AC electrical systems are designed to protect people from power shocks. Appliances are built using insulation or other methods to create a barrier so that people don’t come into contact with a live device. Sometimes, this contact can happen accidentally, which can cause a ‘residual’ current or ‘earth leakage’ to flow through the individual’s body. Just 30 MA of current passing through a human body can cause death if the current is not interrupted quickly.
RCDs (residential current devices), known as GFCI in North America, are built to provide protection against this danger. But new challenges have come up because of the wide use of electrical platform applications like variable speed drives to control motors, photovoltaic installations, and charging stations for electric vehicles. These applications create residual currents which are not wholly sinusoidal. In this article, we detail the main types of RCDs used today and the kinds of hazards each is built to shield against.
Matching RCDs To Loads
The IEC 60755 regulation presents definitions of four kinds of RCDs for AC systems. Each addresses different combinations or types of residual current waveforms.
1. Type AC
This RCD type is utilized where the fault current is sinusoidal and at a similar frequency to the supply. For instance, this is when a fault happens on the supply conductor or if the load is linear or resistive. In many nations, these are used as general-purpose RCDs.
2. Type A
Like those with a single-phase rectifying circuit such as a heating plate, some load types will produce a pulsating DC residual current. A Type A RCD is needed for these systems as it can detect this type of residential current. It can also tolerate a ‘smooth’ superimposed DC up to 6 mA. Further, it can also catch sinusoidal residual currents similar to the Type AC RCD.
3. Type F
There could be ‘composite’ residual currents in the range of a few Hz to 1000 Hz in some systems. Examples are circuits with single-phase motors that are controlled by a variable-speed drive, such as an air conditioner or heat pump. A Type F RCD is needed for these systems. The RCD can also withstand smooth superimposed DC residual current up to 10 mA. In addition, it can catch all the residual currents identified by a Type A RCD.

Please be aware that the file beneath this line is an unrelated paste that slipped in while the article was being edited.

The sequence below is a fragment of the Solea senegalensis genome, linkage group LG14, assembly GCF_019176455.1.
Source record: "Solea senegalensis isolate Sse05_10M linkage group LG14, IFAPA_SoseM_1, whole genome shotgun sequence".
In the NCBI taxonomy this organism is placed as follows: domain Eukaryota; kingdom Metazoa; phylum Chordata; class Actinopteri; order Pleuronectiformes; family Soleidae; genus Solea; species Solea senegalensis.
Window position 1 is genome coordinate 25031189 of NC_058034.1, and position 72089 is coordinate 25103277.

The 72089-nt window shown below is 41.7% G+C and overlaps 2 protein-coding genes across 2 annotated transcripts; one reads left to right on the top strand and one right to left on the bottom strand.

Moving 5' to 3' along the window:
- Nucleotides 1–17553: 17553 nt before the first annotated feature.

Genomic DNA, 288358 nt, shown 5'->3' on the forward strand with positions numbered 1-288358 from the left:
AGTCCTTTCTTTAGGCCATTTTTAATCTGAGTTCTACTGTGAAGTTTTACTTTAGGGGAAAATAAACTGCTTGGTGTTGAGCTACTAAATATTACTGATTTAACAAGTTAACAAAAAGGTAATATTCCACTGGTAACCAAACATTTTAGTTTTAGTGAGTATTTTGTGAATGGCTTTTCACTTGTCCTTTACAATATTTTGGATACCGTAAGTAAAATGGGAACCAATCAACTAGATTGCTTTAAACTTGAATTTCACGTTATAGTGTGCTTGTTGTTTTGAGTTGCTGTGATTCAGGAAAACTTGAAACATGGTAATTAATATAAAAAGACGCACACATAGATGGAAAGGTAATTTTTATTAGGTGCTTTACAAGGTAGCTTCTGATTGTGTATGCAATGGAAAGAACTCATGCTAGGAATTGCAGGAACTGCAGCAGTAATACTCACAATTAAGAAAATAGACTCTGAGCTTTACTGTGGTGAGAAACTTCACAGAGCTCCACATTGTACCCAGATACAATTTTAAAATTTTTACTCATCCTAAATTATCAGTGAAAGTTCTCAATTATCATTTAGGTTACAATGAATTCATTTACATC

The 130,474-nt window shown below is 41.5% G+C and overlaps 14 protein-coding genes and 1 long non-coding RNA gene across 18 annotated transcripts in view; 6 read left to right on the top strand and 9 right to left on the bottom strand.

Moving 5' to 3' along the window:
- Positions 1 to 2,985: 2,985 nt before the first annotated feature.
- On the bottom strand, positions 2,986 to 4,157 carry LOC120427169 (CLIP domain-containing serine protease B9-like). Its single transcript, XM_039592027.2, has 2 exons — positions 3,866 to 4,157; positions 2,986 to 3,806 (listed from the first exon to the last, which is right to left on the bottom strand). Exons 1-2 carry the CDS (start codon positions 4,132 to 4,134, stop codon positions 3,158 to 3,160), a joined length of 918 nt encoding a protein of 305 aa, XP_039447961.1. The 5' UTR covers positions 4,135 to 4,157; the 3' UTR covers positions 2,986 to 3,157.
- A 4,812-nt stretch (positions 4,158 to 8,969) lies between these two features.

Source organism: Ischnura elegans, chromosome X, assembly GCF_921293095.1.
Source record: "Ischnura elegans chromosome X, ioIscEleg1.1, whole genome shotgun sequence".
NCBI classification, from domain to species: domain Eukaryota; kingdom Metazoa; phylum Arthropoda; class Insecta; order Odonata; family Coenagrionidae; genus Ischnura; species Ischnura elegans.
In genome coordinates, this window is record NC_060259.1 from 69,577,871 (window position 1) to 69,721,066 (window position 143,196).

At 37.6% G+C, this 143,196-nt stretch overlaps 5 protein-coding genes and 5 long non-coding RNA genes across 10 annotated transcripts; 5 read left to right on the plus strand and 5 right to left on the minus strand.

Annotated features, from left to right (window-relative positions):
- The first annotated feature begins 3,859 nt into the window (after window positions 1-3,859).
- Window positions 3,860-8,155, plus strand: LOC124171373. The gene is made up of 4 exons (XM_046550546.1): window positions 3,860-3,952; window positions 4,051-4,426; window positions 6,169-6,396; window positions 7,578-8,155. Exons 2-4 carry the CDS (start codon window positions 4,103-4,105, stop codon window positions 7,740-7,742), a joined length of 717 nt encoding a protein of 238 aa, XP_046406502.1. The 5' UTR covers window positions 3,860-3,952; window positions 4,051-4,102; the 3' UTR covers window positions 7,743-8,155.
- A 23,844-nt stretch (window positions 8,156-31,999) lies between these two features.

4. Type B
Let’s now consider circuits with a 3-phase motor that is controlled by a variable-speed drive. These include medical equipment needing high precision movement and certain kinds of electric vehicle chargers, pumps, and air conditioners.
These applications can have residual current frequencies higher than 50 or 60 Hz, and also non-sinusoidal elements – waveforms created from six-pulse-bridge rectifying circuits, and smooth DC as well. For this use case, a Type B RCD is required. Like a Type F, the Type B RCD can tolerate smooth superimposed DC residual current up to 10 mA and detect all the residual currents caught by a Type F.
Schneider Electric presents a full array of RCDs, including add-on devices for circuit breakers as well as RCCBs (residual current circuit breakers), including Type SI and Type B models. We offer highly efficient and affordable products in this category that deliver great value for money.
We hope this article can help you choose the right RCD type for your specific industry or business requirements.
However, we recommend that you talk to a dependable provider with a proven track record or qualified and experienced professionals to get suggestions on suitable electrical devices and systems for your particular needs.
Experts have the right knowledge and technical know-how to guide you competently and help you select the best solutions for your use cases based on your budget and preferences.